jQuery Data Link considered harmful
“Considered harmful” has always been good link bait.
I am not trying to start a flamewar, but merely express my concerns over the recent decisions of the jQuery team to actively endorse plugins that deserves no special treatment from any other plugins out there.
If you have different opinions, please do respond in the comments or write a blog post expressing them.
Extending globals with interesting side effects
Prototype allowed us previously unseen productivity as the library matured and evened out the playing field between browser capabilities, quirks and different interpretation of specs.
But, Prototype is not all double rainbows and have certainly made some mistakes that they’re still paying for. Over the years the Prototype library has been getting a lot of grief over extending the native prototypes and extending the DOM, both of which are considered bad practices.
For a history lesson on why all of this is considered bad practice:
What the whole discussion about not extending globals and not modifying objects you don’t own boils down to is this:
- Collisions causes very hard to find bugs
- Avoiding collisions is very, very difficult
- DEVELOPERS DON’T LIKE SURPRISES
Data in the DOM is the new extended prototype ^h global scope
Fast forward to present day.
There is plenty of good learning material about jQuery to absorb out there, both on the internet and even in bookstores and libraries.
The jQuery team has been very vigilant in not leaking anything into the global scope, not extending the globals or extending the DOM. The api is documented and very thoroughly tested.
On the whole, jQuery tries incredibly hard to not create collisions and not surprising it’s users.
Sure there are still a few surprises: jQuery custom events are using the DOM to store data about subscribers to specific events. But, that’s actually reasonable compromise when you consider that they found it important to have the events bubble and be just like the native events of the DOM. It is unfortunate that they’re simply stored under a name of “events”, and doesn’t use a more unique key like “jquery-custom-events” … I’ve already discovered one clash with this, leading to unexpected side effects.
Clearly, the maintainers of jQuery have taken the lessons from the mistakes of Prototype to heart.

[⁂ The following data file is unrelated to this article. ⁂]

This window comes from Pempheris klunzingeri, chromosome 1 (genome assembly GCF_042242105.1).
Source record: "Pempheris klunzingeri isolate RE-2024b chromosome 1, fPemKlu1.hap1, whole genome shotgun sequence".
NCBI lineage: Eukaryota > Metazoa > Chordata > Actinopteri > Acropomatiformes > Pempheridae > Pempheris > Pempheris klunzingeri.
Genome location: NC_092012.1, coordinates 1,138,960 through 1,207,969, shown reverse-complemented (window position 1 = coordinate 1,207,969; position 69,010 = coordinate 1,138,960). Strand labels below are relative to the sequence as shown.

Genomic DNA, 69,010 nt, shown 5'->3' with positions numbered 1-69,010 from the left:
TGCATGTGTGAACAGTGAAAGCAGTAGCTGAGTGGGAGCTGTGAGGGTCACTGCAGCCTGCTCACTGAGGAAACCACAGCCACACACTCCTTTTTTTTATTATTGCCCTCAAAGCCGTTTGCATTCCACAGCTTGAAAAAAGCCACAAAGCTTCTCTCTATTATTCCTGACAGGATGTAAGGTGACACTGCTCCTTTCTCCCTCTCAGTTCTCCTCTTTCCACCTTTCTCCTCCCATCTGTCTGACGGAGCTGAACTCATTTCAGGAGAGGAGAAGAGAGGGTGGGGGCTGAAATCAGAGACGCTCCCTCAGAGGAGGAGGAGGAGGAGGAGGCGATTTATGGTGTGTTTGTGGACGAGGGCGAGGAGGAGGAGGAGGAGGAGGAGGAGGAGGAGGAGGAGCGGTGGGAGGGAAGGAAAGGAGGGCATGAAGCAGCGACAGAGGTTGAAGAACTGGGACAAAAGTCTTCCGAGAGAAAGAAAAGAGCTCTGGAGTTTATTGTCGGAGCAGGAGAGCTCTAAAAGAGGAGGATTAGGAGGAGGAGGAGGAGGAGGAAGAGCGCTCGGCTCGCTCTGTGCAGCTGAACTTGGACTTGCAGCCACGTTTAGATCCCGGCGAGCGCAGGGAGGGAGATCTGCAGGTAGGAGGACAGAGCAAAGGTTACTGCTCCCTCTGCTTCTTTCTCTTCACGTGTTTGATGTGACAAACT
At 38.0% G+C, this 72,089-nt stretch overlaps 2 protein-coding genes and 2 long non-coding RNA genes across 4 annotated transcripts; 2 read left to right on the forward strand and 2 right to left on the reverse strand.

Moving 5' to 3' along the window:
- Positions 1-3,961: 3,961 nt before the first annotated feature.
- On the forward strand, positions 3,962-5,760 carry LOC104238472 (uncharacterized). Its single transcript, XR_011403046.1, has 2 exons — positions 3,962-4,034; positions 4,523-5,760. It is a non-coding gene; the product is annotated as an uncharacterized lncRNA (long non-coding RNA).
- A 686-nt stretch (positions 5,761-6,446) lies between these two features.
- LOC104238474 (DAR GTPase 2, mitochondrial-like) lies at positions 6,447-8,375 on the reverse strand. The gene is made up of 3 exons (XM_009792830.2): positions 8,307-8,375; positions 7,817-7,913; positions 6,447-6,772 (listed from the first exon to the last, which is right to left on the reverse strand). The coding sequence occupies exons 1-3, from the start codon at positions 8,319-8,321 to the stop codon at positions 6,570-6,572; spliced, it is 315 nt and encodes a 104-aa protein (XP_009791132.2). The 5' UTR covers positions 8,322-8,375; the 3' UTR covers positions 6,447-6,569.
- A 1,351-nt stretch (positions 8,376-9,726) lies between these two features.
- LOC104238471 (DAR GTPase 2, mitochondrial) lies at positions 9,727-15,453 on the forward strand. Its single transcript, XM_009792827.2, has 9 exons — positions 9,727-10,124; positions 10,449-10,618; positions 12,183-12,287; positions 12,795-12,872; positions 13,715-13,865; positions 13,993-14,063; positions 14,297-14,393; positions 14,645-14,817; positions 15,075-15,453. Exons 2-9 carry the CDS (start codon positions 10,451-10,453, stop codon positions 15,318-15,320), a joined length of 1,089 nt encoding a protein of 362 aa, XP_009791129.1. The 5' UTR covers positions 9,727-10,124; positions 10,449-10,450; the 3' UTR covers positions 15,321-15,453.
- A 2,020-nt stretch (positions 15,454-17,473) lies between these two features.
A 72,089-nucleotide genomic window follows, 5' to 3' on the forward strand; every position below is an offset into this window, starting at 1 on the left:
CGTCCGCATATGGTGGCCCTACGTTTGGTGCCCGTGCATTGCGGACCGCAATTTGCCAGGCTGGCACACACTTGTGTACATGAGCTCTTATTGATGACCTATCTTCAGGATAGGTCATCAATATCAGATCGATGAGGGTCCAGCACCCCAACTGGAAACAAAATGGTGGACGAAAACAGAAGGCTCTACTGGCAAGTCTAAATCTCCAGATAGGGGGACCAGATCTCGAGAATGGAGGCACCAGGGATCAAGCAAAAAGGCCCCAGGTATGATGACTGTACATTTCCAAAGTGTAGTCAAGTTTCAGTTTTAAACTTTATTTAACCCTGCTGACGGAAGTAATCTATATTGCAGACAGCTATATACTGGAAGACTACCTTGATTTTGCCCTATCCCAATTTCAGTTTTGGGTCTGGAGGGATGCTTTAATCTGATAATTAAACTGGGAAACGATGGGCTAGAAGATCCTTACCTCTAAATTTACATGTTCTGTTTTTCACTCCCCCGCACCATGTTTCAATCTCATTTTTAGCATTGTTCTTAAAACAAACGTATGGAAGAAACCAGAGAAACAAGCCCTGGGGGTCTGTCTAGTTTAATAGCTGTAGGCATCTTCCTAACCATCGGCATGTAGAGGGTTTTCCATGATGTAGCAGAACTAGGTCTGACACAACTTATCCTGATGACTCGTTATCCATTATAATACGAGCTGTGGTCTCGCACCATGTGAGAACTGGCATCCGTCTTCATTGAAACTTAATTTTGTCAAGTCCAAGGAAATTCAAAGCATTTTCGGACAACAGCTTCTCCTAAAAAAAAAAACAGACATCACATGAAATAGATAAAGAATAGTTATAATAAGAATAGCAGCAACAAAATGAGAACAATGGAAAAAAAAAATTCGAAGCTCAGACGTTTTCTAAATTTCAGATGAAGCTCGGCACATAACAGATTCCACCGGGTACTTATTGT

jQuery Data Link plugin
The jQuery team is now making the same mistakes that the Prototype team got chastised over, maybe not in jQuery Core itself, but with accepting overly complex and mostly untested plugins as official ones.
We’ve seen this pattern before … we’ve agreed that having a direct and strong coupling between the DOM and our code is just plain stupid.
Data Link makes heavy use of the
changeData event introduced in jQuery 1.4.3, and seems to work almost automagically… too automagically.
I am surprised that someone as experienced as John Resig is actually endorsing this misguided practice.
The plugin has even made it’s way into the official documentation of jQuery, even though it can by no stretch of the imagination be considered of the same quality as the rest of the official jQuery code.
Data Link has no automated test cases. Go see for yourself at GitHub.
If there are no test cases, how are we supposed to assess the maturity of the code? How are we going to contribute to it it, without causing defects?
Unsurprisingly, Data Link originates from Redmond, the same company that “blessed” frontend developers with the much hated ViewState and hijacking as much as they could in our browsers, effectively creating a breeding ground for collisions and very strong ties between the client side code and server side code.
Collisions made easy with Data Link
I present to you: an easy to follow recipe for creating collisions with Data Link.
There’s plenty documentation on how to achieve this on the Data Link plugin page on GitHub.
Now imagine that you’d like to use some of the elegant features of HTML5, like placeholder attribute. Modern browsers already support this, and there are several good examples on how to retrofit older browsers to enhance the user experience.
Now imagine that you’re using two different plugins that rely on Data Link, and you’ve got a recipe for some really, really hard to find collisions.
Simplicity and uni-lateral control over open source
In a comment to the question of How could YUI3 improve its image compared to jQuery John states
Simplicity is far harder to get right than building complex applications.
He couldn’t be more right.
Data Link is by no means simple, and it’s use will lead to a a lot of interesting collisions.
Accepting Data Link as an official plugin and having jQuery endorse it, is in my opinion a mistake, especially considering it’s maturity.
In the very same comment, John also states
Yahoo completely controls the direction and destiny of YUI. This should not be the case …
This seems to suggest that we can talk Resig out of actively pushing Data Link, and focus his efforts on making jQuery itself the best it can be.
What do you think?